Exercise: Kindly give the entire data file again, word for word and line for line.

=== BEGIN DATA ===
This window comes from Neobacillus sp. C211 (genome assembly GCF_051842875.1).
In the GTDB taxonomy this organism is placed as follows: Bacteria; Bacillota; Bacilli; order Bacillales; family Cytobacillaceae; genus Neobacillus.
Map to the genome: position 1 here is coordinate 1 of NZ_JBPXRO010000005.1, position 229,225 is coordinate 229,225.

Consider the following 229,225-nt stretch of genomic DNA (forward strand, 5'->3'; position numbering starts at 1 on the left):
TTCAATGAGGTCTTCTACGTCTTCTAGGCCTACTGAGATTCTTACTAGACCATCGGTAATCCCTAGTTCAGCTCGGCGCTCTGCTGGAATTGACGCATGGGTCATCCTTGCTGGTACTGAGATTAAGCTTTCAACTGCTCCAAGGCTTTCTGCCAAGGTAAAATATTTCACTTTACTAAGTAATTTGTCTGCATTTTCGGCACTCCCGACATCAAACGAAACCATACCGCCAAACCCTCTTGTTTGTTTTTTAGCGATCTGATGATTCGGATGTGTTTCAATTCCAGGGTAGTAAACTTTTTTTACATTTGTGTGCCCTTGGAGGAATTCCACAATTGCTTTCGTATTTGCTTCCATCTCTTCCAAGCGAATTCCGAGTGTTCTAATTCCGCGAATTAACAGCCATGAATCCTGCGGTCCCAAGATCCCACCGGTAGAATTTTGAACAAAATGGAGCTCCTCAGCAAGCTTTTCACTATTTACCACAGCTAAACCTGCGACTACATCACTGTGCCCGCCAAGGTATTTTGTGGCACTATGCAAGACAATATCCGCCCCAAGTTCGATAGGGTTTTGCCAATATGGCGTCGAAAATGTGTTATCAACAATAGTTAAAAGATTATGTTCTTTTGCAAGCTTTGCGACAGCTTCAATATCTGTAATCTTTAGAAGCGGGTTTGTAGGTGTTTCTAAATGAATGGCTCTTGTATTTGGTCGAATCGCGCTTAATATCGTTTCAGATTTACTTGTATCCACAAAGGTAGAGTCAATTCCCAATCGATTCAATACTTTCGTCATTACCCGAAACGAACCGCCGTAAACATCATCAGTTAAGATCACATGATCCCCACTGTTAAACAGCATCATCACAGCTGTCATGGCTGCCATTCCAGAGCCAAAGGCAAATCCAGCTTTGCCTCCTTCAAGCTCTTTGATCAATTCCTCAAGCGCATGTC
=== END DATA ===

This window comes from Neobacillus sp. C211 (genome assembly GCF_051842875.1).
In the GTDB taxonomy this organism is placed as follows: Bacteria; Bacillota; Bacilli; order Bacillales; family Cytobacillaceae; genus Neobacillus.
Map to the genome: position 1 here is coordinate 1 of NZ_JBPXRO010000005.1, position 229,225 is coordinate 229,225.

Consider the following 229,225-nt stretch of genomic DNA (forward strand, 5'->3'; position numbering starts at 1 on the left):
TTCAATGAGGTCTTCTACGTCTTCTAGGCCTACTGAGATTCTTACTAGACCATCGGTAATCCCTAGTTCAGCTCGGCGCTCTGCTGGAATTGACGCATGGGTCATCCTTGCTGGTACTGAGATTAAGCTTTCAACTGCTCCAAGGCTTTCTGCCAAGGTAAAATATTTCACTTTACTAAGTAATTTGTCTGCATTTTCGGCACTCCCGACATCAAACGAAACCATACCGCCAAACCCTCTTGTTTGTTTTTTAGCGATCTGATGATTCGGATGTGTTTCAATTCCAGGGTAGTAAACTTTTTTTACATTTGTGTGCCCTTGGAGGAATTCCACAATTGCTTTCGTATTTGCTTCCATCTCTTCCAAGCGAATTCCGAGTGTTCTAATTCCGCGAATTAACAGCCATGAATCCTGCGGTCCCAAGATCCCACCGGTAGAATTTTGAACAAAATGGAGCTCCTCAGCAAGCTTTTCACTATTTACCACAGCTAAACCTGCGACTACATCACTGTGCCCGCCAAGGTATTTTGTGGCACTATGCAAGACAATATCCGCCCCAAGTTCGATAGGGTTTTGCCAATATGGCGTCGAAAATGTGTTATCAACAATAGTTAAAAGATTATGTTCTTTTGCAAGCTTTGCGACAGCTTCAATATCTGTAATCTTTAGAAGCGGGTTTGTAGGTGTTTCTAAATGAATGGCTCTTGTATTTGGTCGAATCGCGCTTAATATCGTTTCAGATTTACTTGTATCCACAAAGGTAGAGTCAATTCCCAATCGATTCAATACTTTCGTCATTACCCGAAACGAACCGCCGTAAACATCATCAGTTAAGATCACATGATCCCCACTGTTAAACAGCATCATCACAGCTGTCATGGCTGCCATTCCAGAGCCAAAGGCAAATCCAGCTTTGCCTCCTTCAAGCTCTTTGATCAATTCCTCAAGCGCATGTC